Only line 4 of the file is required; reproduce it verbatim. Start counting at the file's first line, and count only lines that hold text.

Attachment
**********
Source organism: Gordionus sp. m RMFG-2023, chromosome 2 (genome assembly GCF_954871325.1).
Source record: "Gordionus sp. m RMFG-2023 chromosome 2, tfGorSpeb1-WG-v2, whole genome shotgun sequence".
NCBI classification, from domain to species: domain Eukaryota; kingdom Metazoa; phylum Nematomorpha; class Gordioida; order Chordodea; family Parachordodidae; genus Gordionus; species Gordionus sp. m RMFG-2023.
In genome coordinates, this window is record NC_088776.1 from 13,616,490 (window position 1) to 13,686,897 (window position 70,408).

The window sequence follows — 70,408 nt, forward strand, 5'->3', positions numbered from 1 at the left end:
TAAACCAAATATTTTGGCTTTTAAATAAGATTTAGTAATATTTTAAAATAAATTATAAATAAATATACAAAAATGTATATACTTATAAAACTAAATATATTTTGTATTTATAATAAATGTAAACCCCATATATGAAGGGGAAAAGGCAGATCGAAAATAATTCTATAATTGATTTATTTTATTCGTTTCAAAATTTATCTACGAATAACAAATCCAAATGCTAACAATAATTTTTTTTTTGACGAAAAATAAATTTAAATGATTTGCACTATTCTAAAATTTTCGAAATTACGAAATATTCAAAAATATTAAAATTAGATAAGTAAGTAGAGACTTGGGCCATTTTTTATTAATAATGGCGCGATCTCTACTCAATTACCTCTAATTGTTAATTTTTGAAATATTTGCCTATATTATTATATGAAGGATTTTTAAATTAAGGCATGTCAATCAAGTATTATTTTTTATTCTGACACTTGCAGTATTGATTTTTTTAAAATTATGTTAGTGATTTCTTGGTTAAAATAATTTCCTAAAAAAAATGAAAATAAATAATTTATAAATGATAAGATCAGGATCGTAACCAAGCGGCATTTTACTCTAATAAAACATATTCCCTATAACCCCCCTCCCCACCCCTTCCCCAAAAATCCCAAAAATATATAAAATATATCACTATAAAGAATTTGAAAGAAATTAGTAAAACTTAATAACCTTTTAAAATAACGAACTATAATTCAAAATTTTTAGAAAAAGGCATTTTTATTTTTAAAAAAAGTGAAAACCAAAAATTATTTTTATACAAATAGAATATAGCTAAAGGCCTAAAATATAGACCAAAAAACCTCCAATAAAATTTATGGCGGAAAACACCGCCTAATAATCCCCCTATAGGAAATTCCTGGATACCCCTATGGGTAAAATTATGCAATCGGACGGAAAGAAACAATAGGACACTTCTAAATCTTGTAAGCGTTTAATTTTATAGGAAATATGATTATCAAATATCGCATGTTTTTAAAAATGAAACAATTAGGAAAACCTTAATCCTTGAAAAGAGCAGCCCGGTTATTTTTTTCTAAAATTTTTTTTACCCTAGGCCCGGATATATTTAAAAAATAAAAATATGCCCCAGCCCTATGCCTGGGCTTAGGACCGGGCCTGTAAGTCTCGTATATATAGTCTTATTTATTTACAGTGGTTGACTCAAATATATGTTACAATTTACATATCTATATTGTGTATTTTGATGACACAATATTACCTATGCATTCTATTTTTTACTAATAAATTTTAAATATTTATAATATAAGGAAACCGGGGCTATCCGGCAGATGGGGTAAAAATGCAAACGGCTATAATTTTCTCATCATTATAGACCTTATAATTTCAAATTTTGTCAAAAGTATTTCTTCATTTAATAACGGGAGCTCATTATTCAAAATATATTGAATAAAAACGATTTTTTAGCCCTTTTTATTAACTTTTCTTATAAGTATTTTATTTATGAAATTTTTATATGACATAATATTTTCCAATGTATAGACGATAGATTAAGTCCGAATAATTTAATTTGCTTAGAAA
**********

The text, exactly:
In genome coordinates, this window is record NC_088776.1 from 13,616,490 (window position 1) to 13,686,897 (window position 70,408).